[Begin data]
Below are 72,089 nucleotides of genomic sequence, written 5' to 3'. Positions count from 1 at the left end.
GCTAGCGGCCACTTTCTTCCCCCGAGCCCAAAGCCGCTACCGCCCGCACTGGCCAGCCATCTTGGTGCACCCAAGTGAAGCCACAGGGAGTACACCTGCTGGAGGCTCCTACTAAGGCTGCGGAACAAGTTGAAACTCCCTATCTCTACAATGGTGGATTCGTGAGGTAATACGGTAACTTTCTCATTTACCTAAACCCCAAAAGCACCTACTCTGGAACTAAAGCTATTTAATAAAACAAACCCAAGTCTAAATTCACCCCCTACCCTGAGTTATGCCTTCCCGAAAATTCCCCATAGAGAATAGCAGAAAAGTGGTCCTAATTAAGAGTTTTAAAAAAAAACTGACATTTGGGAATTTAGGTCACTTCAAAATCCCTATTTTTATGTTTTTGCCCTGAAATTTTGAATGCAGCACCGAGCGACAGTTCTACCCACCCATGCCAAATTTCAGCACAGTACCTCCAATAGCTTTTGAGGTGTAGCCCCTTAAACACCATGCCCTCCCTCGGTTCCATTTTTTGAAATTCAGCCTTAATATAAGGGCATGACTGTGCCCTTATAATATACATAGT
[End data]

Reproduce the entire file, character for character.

Below are 72,089 nucleotides of genomic sequence, written 5' to 3'. Positions count from 1 at the left end.
GCTAGCGGCCACTTTCTTCCCCCGAGCCCAAAGCCGCTACCGCCCGCACTGGCCAGCCATCTTGGTGCACCCAAGTGAAGCCACAGGGAGTACACCTGCTGGAGGCTCCTACTAAGGCTGCGGAACAAGTTGAAACTCCCTATCTCTACAATGGTGGATTCGTGAGGTAATACGGTAACTTTCTCATTTACCTAAACCCCAAAAGCACCTACTCTGGAACTAAAGCTATTTAATAAAACAAACCCAAGTCTAAATTCACCCCCTACCCTGAGTTATGCCTTCCCGAAAATTCCCCATAGAGAATAGCAGAAAAGTGGTCCTAATTAAGAGTTTTAAAAAAAAACTGACATTTGGGAATTTAGGTCACTTCAAAATCCCTATTTTTATGTTTTTGCCCTGAAATTTTGAATGCAGCACCGAGCGACAGTTCTACCCACCCATGCCAAATTTCAGCACAGTACCTCCAATAGCTTTTGAGGTGTAGCCCCTTAAACACCATGCCCTCCCTCGGTTCCATTTTTTGAAATTCAGCCTTAATATAAGGGCATGACTGTGCCCTTATAATATACATAGT